The theme to Wednesday morning's introductory edition of the 2013 Bubble Watch was confusion -- how the evaluative gap between the RPI and tempo-free metrics (not to mention the thousands of hours of games we've already watched this season) tends to create a divide between what people know about their team's ability and what they think they know about their team's résumé, and vice versa.
There is also the issue of knowing what the NCAA selection committee is actually looking for.
For example: Earlier this afternoon my buddy Tom, a die-hard Iowa fan, sent me a message on GChat that said simply, "Iowa's remaining schedule is favorable." He followed up with a reference to my appearance on ESPNU, which he occasionally likes to give me a hard time about: "So as an 'expert' … if they get to 20 wins are they in?"
Tom is a really knowledgeable basketball fan, but even he wasn't quite sure what exactly constitutes a good at-large NCAA tournament résumé. And his point illustrates why Iowa has an uphill battle to be the Big Ten's putative seventh NCAA tournament team this season.
Getting into the tournament isn't about any specific threshold of wins; the 20-win season marker is long since outdated. It's about a confluence of other criteria, including not only a team's RPI or strength of schedule, but its record against teams ranked in the RPI top 50, as well as nonconference strength of schedule, frequency of bad losses, "eye test," and so on. There is no guarantee Iowa could merely finish with a "good" record in the Big Ten -- let's say 9-9, which seems fair enough -- if their résumé was lacking in other ways.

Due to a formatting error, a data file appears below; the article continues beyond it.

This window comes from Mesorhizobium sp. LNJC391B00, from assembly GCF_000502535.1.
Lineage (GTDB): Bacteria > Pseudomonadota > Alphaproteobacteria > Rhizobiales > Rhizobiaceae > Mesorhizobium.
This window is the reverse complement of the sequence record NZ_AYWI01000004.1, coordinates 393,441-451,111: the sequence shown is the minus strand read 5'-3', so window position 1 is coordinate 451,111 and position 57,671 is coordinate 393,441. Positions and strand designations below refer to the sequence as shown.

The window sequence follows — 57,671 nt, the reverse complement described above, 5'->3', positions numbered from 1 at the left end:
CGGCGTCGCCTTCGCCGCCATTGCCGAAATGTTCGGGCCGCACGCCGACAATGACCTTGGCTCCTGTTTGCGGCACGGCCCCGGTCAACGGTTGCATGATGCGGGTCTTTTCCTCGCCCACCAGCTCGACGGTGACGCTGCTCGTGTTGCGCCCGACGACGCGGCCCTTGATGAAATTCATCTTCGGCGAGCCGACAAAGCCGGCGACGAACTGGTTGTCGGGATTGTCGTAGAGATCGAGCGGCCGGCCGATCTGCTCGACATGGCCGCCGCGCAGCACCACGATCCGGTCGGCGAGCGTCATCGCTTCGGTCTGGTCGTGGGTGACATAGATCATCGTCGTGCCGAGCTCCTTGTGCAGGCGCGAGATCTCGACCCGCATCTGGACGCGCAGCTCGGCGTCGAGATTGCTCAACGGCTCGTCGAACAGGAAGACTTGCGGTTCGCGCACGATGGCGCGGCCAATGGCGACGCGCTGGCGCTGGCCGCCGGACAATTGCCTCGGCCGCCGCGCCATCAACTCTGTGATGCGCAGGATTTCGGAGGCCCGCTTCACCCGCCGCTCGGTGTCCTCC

Right now, it is . The computer numbers are rough: RPI of 84, SOS of 107, noncon SOS of 322. Iowa's best wins both came at home over Wisconsin and Iowa State, and because so many of their wins came below the RPI top 150 threshold, they're just 4-8 against teams ranked above it.
This is all very detective, of course. Iowa is ranked No. 37 in the country in KenPom's adjusted efficiency rankings, and No. 51 in BPI; they're not anywhere close to the 84th-best team in the country. But because they let close games against Indiana, Michigan State and (most recently) at Minnesota slip through their grasp, and lost at Purdue in overtime, their sheer wins and losses don't reflect the overall quality of the team. It's a classic case of that aforementioned evaluative gap. Iowa really isn't that bad.
That's why tonight's game against Wisconsin is so massive. Look: Beating Wisconsin at Wisconsin is really hard. But it's not impossible, and other than a home date against Minnesota on Feb. 17, it's the best chance Iowa has of scoring an impressive top-50 win. The remaining schedule looks like this:
Feb. 9 vs. Northwestern
Feb. 14 at Penn State
Feb. 17 vs. Minnesota
Feb. 21 at Nebraska
Feb. 27 vs. Purdue
Mar. 2 at Indiana
Mar. 5 vs. Illinois
Mar. 9 vs. Nebraska
If all you're interested in is compiling wins, then Tommy's right: The schedule is favorable. But if you dig into the nitty gritty of what those games mean for Iowa's NCAA tournament chances, what you instead get are a lot of RPI-killing land mines, and few real marquee opportunities.
Unless Iowa wants to put its NCAA tournament hopes on the line at Indiana in early March, or wait for that loaded Big Ten tournament to make a run, toppling the Badgers in Madison tonight would be an awfully good place to start.